The terrorists who claimed responsibility for this - the Syrian Electronic Army - are being investigated. This unknown entity, favoring the repressive Assad regime in Damascus, also recently claimed responsibility for hacking into the BBC, NBC, CBS, NPR, Columbia University, Al Jazeera, Human Rights Watch and the head of FIFA, the world soccer organization. Its website supports for "the cause of the Syrian Arab people by armaments with science and knowledge against the campaigns led by the Arab media and Western on our Republic by broadcasting fabricated news about what is happening in Syria".
What's needed is a return to the good old days. What will speed this along would be laws that make any liable for financial damages who transmits, or loses money for others by trading without verification of information.
Another reform would be a return to the tenets of solid financial journalism from the pre-Internet days. These include a demand to provide multiple sources, curation, fact-checking and author credibility before publication anywhere.
Jacob Frenkel, former Securities and Exchange official, said on CNBC that restricting initial financial disclosures to public corporate websites and the SEC site would provide enough widespread information for investors. "A favoring of access information using various media that are available would make it fair for the SEC to retrench and back off its position [concerning allowing disclosure on Twitter or Facebook, etc.]," he said.
If that restricts the future profits of Twitter and Facebook and all the other sloppy sites so be it. Frenkel is correct. There should be one-stop shopping for credible information that affects markets directly from the sources itself, companies or governments. This means that investment information could still come via other outlets but there would be a means of double-checking information at the corporation or SEC. They would also have to erect impregnable firewalls.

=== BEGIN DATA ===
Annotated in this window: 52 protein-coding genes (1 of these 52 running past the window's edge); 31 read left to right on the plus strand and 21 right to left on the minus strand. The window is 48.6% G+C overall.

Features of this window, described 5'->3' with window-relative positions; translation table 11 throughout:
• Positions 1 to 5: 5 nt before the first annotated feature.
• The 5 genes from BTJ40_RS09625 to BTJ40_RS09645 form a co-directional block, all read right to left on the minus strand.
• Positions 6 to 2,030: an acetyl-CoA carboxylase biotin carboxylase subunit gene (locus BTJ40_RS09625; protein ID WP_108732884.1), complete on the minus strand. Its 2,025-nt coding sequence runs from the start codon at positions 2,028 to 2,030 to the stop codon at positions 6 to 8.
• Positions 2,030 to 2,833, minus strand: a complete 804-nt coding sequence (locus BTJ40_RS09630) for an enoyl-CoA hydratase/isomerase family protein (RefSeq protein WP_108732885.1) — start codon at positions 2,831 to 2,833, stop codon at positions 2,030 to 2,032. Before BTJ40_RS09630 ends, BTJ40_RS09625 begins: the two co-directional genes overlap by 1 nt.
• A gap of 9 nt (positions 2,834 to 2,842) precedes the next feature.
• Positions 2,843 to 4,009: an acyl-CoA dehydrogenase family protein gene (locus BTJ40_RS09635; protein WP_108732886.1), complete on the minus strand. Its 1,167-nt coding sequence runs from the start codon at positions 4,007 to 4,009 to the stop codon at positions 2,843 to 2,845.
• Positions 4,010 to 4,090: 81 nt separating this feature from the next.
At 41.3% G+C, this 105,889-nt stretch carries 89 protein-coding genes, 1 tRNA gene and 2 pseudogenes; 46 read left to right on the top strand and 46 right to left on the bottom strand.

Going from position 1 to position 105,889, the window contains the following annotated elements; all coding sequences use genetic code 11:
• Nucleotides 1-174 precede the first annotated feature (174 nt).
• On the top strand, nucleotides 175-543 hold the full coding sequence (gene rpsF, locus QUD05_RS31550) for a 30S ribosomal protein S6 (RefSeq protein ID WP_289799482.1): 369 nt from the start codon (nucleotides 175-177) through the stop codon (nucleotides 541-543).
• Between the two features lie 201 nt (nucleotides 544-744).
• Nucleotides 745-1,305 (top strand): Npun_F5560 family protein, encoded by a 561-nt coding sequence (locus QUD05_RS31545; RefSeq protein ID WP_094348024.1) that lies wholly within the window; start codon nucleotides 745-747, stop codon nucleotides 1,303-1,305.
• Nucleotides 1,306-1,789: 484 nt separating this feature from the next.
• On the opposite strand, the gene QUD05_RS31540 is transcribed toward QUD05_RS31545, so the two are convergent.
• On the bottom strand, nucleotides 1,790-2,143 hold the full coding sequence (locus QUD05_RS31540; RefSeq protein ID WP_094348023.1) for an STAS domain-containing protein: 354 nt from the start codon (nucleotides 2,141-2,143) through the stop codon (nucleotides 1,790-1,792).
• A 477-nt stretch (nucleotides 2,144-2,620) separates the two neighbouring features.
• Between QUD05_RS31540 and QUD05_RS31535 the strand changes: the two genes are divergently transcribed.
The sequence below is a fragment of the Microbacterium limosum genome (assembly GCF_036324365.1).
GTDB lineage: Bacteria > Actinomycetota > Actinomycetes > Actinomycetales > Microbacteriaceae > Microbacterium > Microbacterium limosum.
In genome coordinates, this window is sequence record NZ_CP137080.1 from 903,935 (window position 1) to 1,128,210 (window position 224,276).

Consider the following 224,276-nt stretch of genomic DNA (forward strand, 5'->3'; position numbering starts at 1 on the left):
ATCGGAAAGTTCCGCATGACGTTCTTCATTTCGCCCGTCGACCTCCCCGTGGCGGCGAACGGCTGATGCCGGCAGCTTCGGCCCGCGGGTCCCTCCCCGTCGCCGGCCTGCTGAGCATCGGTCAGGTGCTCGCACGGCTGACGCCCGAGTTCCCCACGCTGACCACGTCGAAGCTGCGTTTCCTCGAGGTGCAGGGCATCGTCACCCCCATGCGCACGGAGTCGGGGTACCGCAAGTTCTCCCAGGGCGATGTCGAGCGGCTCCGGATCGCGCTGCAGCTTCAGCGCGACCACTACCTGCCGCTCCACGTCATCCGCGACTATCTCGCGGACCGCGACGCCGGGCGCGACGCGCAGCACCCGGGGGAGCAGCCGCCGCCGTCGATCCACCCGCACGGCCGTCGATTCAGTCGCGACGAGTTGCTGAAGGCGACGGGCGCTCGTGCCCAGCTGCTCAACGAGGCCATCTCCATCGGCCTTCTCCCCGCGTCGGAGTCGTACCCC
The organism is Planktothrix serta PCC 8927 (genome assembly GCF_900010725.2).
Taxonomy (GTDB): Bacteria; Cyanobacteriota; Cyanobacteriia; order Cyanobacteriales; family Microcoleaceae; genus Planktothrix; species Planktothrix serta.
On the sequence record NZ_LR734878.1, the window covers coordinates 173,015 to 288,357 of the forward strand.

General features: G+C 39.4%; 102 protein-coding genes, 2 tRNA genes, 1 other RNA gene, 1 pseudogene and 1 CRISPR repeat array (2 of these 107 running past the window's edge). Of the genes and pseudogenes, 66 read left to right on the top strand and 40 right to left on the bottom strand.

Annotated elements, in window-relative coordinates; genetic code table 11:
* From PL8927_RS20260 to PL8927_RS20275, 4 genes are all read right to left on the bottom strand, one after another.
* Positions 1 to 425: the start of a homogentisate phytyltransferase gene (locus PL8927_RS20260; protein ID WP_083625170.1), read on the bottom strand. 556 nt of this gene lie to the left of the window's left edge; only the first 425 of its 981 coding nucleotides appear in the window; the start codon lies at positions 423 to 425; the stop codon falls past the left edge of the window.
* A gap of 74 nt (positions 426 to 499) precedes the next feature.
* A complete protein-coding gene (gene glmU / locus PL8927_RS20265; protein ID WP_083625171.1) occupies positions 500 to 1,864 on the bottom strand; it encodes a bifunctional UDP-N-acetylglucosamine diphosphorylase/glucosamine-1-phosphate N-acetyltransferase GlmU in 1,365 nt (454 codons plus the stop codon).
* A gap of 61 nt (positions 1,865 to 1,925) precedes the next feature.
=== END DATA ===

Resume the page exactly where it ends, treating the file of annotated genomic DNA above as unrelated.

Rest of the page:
Such changes will work. After all, markets were the wild west more than a generation ago and were cleaned for a while. Then, in the 1990s, a new generation of immorality swamped markets mostly due to credit default swaps that were issued without collateral and were rated questionably. This drove the world's financial system into bankruptcy in 2008.
Corrections have been made involving those practices, but the deregulation of dissemination is another mistake. Twitter and Facebook cannot curate or do what credible news organizations spend enormous amounts of money doing. To deputize them as disseminators represents the next big catastrophe waiting to unfold, aided and abetted by high frequency trading.
The dress rehearsal took place this week, thanks to terrorists, but the next one may be hackers who use corrupt multiple, credible sources with messages that create a panic among the robots who trade for financial gain or to sabotage the system.
What must be understood is what the Financial Times puts on the bottom of all its online stories to try to stop people using their content without payment: "High quality global journalism requires investment."
And the facts are that so does high quality free enterprise.
*This article originally appeared in the Financial Post.